The Scleroderma Foundation offers numerous local chapters and support groups, designed to help patients connect with others living with the disease. These support groups provide a forum to share feelings, concerns, information with others, and act as a place to offer peer support and encouragement. To find your local support group in the US, visit the scleroderma chapter locator.

Do you or someone you love suffer from scleroderma? What has been your experience living with the disease? Let us know in the comments below!

Autoimmune Disease & Peripheral Neuropathy

Peripheral Neuropathy is a common complaint among autoimmune patients. Image courtesy of the Southern Regional Pain Services.

Did you know that autoimmune disease can cause debilitating nerve pain and other nervous system difficulties?

Many medical professionals are unaware that autoimmune conditions can cause a variety of neurological symptoms, or neuropathies, in patients. Though it is commonly known that autoimmune diseases are responsible for joint pain and other kinds of inflammation, nerve pain is often overlooked.

According to the National Institute of Neurological Disorders and Stroke, peripheral neuropathy refers to conditions that involve damage to the peripheral nervous system, which is the vast communication network that sends signals between the central nervous system (the brain and spinal cord) and other parts of the body. Research has shown that over 20 million Americans suffer from some form of peripheral neuropathy, of which there are over 100 known unique types!

How can autoimmune disease cause peripheral neuropathy?

Systemic autoimmune diseases that impact the entire body can cause peripheral neuropathy because of the impact these diseases have on one’s nerves. Conditions like Type 1 diabetes, lupus, Sjogren’s syndrome, and rheumatoid arthritis can all cause nerves to become compressed or entrapped as a result of inflamed surrounding tissues.

Some autoimmune diseases aren’t systemic, or body-wide, but rather, target the nervous system directly. For example, in autoimmune conditions like Guillain-Barre, multiple sclerosis (MS) and chronic inflammatory demyelinating polyneuropathy (CIDP), the immune system may go after the motor nerves, motor fibers, or the myelin sheath coating the nerves. In other instances, the small fibers are attacked, resulting in ongoing chronic pain.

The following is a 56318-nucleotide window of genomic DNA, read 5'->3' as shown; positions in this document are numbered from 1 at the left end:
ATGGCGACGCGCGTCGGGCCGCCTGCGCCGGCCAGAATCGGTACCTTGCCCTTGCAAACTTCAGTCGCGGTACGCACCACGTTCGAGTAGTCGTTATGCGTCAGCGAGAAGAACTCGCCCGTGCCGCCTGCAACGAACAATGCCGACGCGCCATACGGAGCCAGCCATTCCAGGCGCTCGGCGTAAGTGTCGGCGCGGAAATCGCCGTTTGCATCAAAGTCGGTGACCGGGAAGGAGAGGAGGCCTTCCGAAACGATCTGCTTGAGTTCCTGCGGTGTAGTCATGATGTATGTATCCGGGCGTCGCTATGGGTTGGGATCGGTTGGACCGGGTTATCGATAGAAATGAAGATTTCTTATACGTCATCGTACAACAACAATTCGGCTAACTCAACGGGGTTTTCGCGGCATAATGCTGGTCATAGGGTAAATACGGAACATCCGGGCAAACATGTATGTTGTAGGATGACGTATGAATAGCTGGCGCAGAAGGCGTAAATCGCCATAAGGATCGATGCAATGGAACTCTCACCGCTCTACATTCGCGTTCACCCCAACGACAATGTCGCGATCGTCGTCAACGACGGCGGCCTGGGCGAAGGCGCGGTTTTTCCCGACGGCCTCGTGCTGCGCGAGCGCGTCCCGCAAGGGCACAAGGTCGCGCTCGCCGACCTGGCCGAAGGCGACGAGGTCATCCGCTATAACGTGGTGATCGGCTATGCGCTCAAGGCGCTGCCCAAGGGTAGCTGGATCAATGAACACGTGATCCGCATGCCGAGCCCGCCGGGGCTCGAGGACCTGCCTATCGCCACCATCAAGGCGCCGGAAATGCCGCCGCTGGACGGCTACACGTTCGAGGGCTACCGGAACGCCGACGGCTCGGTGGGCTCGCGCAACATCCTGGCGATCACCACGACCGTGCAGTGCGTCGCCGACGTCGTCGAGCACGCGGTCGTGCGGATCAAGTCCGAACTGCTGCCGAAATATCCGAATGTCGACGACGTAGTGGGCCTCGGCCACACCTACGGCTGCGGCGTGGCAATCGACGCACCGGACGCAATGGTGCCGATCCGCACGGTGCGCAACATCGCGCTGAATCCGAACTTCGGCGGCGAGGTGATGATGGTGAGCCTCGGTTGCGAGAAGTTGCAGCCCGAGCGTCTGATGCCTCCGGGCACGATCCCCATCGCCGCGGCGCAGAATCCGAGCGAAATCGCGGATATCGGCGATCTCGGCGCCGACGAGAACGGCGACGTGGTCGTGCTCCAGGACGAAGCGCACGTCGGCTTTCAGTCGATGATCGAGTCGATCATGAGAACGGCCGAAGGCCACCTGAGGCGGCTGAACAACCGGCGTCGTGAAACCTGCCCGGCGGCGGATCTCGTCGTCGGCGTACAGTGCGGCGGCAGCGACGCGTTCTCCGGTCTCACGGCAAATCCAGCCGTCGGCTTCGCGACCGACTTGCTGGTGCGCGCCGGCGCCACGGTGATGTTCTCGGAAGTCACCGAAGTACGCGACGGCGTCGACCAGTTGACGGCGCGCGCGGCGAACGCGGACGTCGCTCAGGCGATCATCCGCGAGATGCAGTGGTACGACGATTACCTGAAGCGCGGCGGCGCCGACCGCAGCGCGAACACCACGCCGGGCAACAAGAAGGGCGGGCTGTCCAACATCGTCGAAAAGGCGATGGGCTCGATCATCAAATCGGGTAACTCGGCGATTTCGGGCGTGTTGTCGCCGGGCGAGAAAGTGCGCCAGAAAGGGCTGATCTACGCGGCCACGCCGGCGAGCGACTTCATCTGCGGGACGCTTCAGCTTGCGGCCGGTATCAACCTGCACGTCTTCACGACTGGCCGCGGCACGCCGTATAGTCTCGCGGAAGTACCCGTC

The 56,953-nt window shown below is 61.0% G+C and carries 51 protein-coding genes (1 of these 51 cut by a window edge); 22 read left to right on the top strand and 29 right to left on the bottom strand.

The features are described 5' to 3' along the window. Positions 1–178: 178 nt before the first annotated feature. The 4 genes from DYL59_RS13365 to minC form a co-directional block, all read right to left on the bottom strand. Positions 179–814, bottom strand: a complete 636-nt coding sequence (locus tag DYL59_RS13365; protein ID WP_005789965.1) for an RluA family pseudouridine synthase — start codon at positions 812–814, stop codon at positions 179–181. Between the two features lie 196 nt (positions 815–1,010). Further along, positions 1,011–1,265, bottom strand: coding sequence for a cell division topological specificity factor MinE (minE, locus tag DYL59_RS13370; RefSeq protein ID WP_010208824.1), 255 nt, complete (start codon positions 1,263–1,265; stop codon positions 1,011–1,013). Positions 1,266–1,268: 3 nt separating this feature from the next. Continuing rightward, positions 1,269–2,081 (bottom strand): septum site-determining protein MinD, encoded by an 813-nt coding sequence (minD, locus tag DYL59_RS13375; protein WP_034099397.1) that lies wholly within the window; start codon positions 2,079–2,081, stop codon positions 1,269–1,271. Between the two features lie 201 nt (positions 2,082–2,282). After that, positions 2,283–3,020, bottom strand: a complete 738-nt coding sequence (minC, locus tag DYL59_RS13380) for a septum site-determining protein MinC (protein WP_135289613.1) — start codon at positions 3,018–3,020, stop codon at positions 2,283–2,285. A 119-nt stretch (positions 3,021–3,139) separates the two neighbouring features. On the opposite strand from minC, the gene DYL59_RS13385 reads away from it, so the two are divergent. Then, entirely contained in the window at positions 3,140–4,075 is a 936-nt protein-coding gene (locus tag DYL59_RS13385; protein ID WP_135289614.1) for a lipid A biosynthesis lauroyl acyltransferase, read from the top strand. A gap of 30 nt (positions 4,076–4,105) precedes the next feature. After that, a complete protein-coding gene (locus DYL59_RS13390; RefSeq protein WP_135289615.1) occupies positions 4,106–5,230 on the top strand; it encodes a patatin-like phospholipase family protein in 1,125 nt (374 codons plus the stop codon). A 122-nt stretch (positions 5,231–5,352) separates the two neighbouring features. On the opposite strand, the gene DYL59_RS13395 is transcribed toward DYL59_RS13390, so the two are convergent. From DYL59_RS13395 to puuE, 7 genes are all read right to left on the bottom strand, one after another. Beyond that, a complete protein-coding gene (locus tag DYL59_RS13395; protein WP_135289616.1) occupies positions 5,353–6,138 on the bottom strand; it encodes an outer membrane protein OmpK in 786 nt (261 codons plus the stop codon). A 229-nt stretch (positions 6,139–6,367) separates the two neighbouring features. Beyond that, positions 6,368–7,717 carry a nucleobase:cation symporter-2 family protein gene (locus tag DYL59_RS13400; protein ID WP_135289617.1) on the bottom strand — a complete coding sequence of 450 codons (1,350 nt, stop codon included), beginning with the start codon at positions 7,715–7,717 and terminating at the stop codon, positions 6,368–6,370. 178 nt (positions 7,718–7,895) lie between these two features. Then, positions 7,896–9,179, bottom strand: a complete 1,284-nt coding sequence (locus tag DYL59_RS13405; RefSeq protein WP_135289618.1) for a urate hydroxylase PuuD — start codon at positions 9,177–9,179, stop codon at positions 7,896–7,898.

How does peripheral neuropathy manifest?

Peripheral neuropathies can manifest for different people in different ways. For example, rather than a sharp, jabbing, throbbing pain, for some patients it may feel more like prickling, tingling, burning, numbness, or even a complete loss of sensation.

According to the Mayo Clinic, peripheral neuropathy can also make you feel like you’re having a sensation that you’re not; for example, feeling like you’re wearing gloves or socks when you’re not. Peripheral neuropathies can also cause you to feel pain for activities that you know shouldn’t cause pain, such as pain in your feet after they’re underneath a blanket.

What you can do about your autoimmune nerve pain

Medical Interventions

If you have autoimmune nerve pain, don’t suffer in silence. Talk to your primary care physician and see if they can refer you to a neurologist or chronic pain specialist. From there, your physician can help put together a treatment plan to ease your pain.

I have Sjogren’s syndrome and for a period of 7+ years, chronic pain was a regular part of my life. My rheumatologist prescribed me all kinds of joint pain medications, from plaquenil (generic name: hydroxychloroquine) an anti-malarial drug, to prescription-strength nonsteroidal anti-inflammatory drugs (NSAIDs), steroid medications, and even chemotherapies! It wasn’t until my pain was identified as nerve pain, not joint pain, that I was able to switch to a medication that worked to reduce my peripheral neuropathy.

In addition, I worked with a neurologist to determine that I had a co-morbid condition, called benign fasciculation syndrome, which was also contributing to my pain. This is important, because many chronic pain sufferers have co-morbidities, like fibromyalgia, which can increase your pain levels or even be the real driving force behind it.

Lifestyle Considerations

Beyond medications, your lifestyle is also an important component of reducing your neuropathic pain. Vitamin deficiencies, for example, have been identified as a cause of peripheral neuropathies. This is because certain B vitamins, including vitamins B1, B6 and B12, as well as vitamin E and niacin, are crucial for maintaining nerve health. Since alcoholism can result in serve vitamin deficiencies, avoiding substance abuse is also key.

Exposure to certain toxins or poisonous substances, such as lead and mercury, can also impact your nerves and cause resulting pain. Finally, trauma and pressure on the nerves can cause neuropathies as well, so alleviating pressure on your nerves, such as decreasing repeated motions on the parts of your body experiencing pain, is important.

Do you have an autoimmune condition(s) and suffer from peripheral neuropathy? What do you do to cope with your chronic pain? Let us know in the comments below!